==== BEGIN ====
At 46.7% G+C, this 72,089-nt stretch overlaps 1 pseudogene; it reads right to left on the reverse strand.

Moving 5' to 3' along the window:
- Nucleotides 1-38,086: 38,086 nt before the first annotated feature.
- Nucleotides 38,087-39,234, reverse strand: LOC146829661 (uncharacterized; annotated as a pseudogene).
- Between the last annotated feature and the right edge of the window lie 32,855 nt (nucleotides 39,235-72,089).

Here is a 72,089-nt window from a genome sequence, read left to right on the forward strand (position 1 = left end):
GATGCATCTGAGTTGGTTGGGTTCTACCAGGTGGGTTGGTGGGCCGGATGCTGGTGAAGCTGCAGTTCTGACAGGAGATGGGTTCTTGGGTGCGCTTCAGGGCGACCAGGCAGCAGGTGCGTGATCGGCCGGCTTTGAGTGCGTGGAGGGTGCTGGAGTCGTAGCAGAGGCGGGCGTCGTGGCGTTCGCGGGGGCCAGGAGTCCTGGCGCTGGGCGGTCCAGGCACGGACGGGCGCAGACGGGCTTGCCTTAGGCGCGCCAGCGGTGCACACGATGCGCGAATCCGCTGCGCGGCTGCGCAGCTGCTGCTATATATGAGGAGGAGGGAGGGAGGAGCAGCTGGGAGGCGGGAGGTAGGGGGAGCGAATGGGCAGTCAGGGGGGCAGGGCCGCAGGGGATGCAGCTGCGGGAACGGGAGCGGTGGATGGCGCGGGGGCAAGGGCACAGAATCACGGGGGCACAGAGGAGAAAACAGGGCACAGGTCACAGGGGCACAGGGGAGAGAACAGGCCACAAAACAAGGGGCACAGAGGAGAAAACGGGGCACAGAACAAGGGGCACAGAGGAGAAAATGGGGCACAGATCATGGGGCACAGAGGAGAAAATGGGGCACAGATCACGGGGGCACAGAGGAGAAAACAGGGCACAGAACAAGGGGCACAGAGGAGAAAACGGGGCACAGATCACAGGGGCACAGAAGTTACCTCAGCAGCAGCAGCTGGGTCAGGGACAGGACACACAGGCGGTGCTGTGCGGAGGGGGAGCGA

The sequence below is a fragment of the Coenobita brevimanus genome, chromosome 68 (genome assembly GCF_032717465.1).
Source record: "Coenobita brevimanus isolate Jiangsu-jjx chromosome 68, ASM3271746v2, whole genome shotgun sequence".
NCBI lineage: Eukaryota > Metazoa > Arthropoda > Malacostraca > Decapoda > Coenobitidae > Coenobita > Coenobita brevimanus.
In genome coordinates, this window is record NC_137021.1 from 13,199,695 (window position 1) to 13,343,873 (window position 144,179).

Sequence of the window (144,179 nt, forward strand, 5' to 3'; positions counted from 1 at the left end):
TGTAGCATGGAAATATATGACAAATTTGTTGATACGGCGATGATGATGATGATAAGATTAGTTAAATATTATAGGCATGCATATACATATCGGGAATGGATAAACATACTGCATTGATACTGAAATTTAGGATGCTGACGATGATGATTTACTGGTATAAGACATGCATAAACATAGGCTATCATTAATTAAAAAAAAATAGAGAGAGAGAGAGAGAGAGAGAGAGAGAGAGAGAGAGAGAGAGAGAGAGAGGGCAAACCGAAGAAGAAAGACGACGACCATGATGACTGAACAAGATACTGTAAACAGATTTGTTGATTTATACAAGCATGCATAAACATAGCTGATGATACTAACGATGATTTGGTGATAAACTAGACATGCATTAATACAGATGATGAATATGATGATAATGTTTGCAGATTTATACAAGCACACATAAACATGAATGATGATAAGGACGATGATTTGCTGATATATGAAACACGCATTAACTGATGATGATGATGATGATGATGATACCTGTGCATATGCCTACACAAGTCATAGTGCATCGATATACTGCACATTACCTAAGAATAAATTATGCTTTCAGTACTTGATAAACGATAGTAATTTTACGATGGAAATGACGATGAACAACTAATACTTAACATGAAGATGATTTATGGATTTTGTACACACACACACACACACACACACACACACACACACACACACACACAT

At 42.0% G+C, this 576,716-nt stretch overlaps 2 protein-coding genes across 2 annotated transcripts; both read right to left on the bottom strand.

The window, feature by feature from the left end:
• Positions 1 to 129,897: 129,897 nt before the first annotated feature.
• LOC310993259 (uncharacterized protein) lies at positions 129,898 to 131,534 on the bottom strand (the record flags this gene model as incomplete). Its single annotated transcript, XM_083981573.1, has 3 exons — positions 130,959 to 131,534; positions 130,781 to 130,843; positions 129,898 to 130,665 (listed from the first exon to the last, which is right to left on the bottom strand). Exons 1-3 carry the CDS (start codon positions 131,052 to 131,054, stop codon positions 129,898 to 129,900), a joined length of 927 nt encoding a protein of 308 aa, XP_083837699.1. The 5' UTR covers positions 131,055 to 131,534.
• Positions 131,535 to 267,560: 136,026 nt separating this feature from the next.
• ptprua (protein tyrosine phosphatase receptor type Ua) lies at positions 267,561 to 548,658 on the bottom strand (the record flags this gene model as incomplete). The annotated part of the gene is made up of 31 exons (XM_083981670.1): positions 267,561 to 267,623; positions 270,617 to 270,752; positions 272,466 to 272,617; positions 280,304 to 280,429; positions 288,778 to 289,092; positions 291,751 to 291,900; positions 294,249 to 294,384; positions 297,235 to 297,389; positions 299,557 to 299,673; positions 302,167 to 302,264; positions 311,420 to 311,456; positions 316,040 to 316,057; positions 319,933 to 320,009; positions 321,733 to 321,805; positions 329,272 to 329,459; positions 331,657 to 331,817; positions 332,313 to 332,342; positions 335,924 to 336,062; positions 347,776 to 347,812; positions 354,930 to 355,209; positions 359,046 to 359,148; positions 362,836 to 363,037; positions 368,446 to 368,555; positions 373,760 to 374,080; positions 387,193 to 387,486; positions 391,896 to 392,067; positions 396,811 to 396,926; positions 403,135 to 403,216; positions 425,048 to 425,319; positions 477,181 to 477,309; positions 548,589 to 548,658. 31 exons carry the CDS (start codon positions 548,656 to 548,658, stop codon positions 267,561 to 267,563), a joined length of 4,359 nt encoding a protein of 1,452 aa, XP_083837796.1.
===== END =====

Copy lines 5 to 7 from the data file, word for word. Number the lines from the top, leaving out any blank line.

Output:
- Between the last annotated feature and the right edge of the window lie 32,855 nt (nucleotides 39,235-72,089).

Here is a 72,089-nt window from a genome sequence, read left to right on the forward strand (position 1 = left end):
GATGCATCTGAGTTGGTTGGGTTCTACCAGGTGGGTTGGTGGGCCGGATGCTGGTGAAGCTGCAGTTCTGACAGGAGATGGGTTCTTGGGTGCGCTTCAGGGCGACCAGGCAGCAGGTGCGTGATCGGCCGGCTTTGAGTGCGTGGAGGGTGCTGGAGTCGTAGCAGAGGCGGGCGTCGTGGCGTTCGCGGGGGCCAGGAGTCCTGGCGCTGGGCGGTCCAGGCACGGACGGGCGCAGACGGGCTTGCCTTAGGCGCGCCAGCGGTGCACACGATGCGCGAATCCGCTGCGCGGCTGCGCAGCTGCTGCTATATATGAGGAGGAGGGAGGGAGGAGCAGCTGGGAGGCGGGAGGTAGGGGGAGCGAATGGGCAGTCAGGGGGGCAGGGCCGCAGGGGATGCAGCTGCGGGAACGGGAGCGGTGGATGGCGCGGGGGCAAGGGCACAGAATCACGGGGGCACAGAGGAGAAAACAGGGCACAGGTCACAGGGGCACAGGGGAGAGAACAGGCCACAAAACAAGGGGCACAGAGGAGAAAACGGGGCACAGAACAAGGGGCACAGAGGAGAAAATGGGGCACAGATCATGGGGCACAGAGGAGAAAATGGGGCACAGATCACGGGGGCACAGAGGAGAAAACAGGGCACAGAACAAGGGGCACAGAGGAGAAAACGGGGCACAGATCACAGGGGCACAGAAGTTACCTCAGCAGCAGCAGCTGGGTCAGGGACAGGACACACAGGCGGTGCTGTGCGGAGGGGGAGCGA